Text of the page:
The oral arguments in the PFD lawsuit are today: Where to watch and why you should care

Walker announces the cut to the 2016 dividend during a news conference on June 29, 2016.

Sen. Bill Wielechowski and company’s quest to restore the 2016 dividend arrives in the Alaska Supreme Court today. The case was thrown out by Superior Court Judge William Morse last year, but the Anchorage Democrat appealed the decision. Oral arguments are set to take place today at 1:30 p.m.

There’s little action expected out of the Legislature—both chambers are out until Thursday—so most eyes are turned to the Alaska Supreme Court today. The outcome of the lawsuit could have a big impact on the state’s budget problems, adding another $700 million in unpaid bills.

In case you’re not intimately familiar with the case, we’ve put together a primer on the lawsuit.

Where to watch

Gavel Alaska will have a livestream of the oral arguments today at 1:30 p.m., which is embedded below.

So what is this lawsuit?

Simply put, the lawsuit challenges the governor’s ability to veto funding for the annual PFD.

After the Legislature failed to restructure the permanent fund to bolster the budget last year, a move that would’ve reduced the dividend, Walker went ahead and cut the dividend in half anyways. On June 29, 2016, Walker announced he’d vetoed about $700 million of the funding for the dividends, effectively reducing the PFD from $2,052 to $1,022.

The move included the deletion of some budget language, but more on that later.

Sen. Bill Wielechowski, an Anchorage Democrat, was joined by former legislators Rick Halford and Clem Tillion in filing suit against Walker and the Permanent Fund Corporation. The lawsuit was filed in September 2016 and thrown out just a few months later by Anchorage Superior Court Judge Morse.

Morse dismissed the lawsuit from the bench during the same hearing where Wielechowski and the state presented their arguments. It made for a quick dismissal, and Wielechowski vowed to appeal the lawsuit to the Supreme Court.

What are their key arguments?

Wielechowski and company argue the case on three main and interconnected points:

The dividend is a dedicated appropriation. The lawsuit argues the amendment that exempted the permanent fund from the constitution’s prohibition on dedicated funds also exempts the dividend from constitutional prohibition on dedicated spending. The dividend was put in place well after the creation of the permanent fund, but Wielechowski argues constitutional amendment exempts everything related to the permanent fund from everything related to the prohibition on the dedication of funds or expenditures.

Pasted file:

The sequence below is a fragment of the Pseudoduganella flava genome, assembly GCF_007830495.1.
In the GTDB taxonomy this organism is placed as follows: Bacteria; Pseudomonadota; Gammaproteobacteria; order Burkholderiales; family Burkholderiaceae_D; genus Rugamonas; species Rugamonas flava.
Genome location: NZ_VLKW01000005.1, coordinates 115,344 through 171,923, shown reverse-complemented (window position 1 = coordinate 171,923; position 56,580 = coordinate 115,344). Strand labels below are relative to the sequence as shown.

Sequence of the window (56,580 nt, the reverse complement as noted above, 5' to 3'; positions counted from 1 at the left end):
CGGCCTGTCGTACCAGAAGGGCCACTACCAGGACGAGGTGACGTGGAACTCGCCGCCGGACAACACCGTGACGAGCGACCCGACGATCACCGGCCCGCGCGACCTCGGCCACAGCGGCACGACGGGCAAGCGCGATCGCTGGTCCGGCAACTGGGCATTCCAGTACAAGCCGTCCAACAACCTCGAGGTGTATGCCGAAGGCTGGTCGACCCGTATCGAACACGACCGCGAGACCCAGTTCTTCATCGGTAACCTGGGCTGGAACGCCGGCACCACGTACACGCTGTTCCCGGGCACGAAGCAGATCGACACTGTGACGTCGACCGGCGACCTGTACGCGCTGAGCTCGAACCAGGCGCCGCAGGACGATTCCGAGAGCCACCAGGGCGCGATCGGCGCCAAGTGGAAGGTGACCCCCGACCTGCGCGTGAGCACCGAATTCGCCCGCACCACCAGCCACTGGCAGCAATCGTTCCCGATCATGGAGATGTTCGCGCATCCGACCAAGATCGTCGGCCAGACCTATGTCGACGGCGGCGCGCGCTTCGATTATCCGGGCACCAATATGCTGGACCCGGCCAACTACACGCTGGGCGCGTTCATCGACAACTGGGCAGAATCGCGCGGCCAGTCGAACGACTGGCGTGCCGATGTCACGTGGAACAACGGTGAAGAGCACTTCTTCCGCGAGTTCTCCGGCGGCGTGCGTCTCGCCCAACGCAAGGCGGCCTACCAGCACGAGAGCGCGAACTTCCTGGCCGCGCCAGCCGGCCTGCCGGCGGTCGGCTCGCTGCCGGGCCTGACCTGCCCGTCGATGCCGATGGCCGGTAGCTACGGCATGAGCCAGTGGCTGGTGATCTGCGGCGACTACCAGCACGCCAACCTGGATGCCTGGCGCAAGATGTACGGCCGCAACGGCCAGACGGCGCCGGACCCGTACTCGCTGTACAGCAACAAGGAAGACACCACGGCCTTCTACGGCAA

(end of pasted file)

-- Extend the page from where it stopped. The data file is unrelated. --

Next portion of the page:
The dividend is automatic and therefore not a regular appropriation that can be vetoed. The lawsuit argues that because the dividend amount is set by a formula in state law it can’t be targeted by a veto. This relies in part on the first point, arguing the constitutional exemption combined with state law makes the dividend automatic.

A governor can’t veto budget language. Part of Walker’s veto of the dividend required deleting reference to the dividend formula law. The lawsuit argues the governor’s budgetary line item veto power is limited to eliminating or reducing spending. By changing language, he’s effectively committing a “quasi-legislative act” as the lawsuit explains.

What’s the state’s argument?

The state argues Wielechowski’s case relies on unfounded interpretations of state law that ignore the intent and spirit of the law.

There’s no evidence to support the dividend is protected by the constitution. The state argues that the amendment creating the permanent fund and the surrounding campaign didn’t envision a dividend. Wielechowski’s suggestion that the amendment “silently” created a protection for a dividend is unfounded, the state argues.

State law and precedent show the dividend is an appropriation. This point argues that because the Legislature has regularly included appropriations for the dividend that it isn’t as automatic as Wielechowski argues. The state also points out that the governor’s ability to veto is core to the concept of checks and balances the government is founded upon.

Walker can veto budget language as long as it doesn’t change the intent of the appropriation. The state argues Wielechowski has the wrong interpretation of the governor’s line item veto power. The deletion of language in the budget was permitted because the end goal was to exercise his power to reduce an appropriation in the budget. The governor can veto language as long as it’s not changing an appropriation’s purpose.

What will the outcome be?

Both sides have filed exhaustive and well-reasoned briefs with the Supreme Court. Whether the justices side with Wielechowski or the state will likely depend on whether they’re keen on reading into technicalities or with precedent and the spirit of the law. Judge Morse sided with the spirit of the law when he argued the governor has broad authority to serve as a check on legislative spending through his veto power.

Still, word is the Department of Law told some majority members on the Senate Finance Committee that they weren’t certain they’d win the case. Why the state might have told senators this is unclear and there may be some other motivation than just keeping them informed. It could be the state doesn’t expect the case to be resolved quickly.

Don’t expect as fast a resolution as provided by Judge Morse. The Supreme Court will likely take its time to weigh in on the case. It could take months and a satisfying outcome isn’t guaranteed. The Supreme Court, as it has done with other lawsuits, could find that Morse made his decision on a flawed reading of the law and send it back to him with new instructions.

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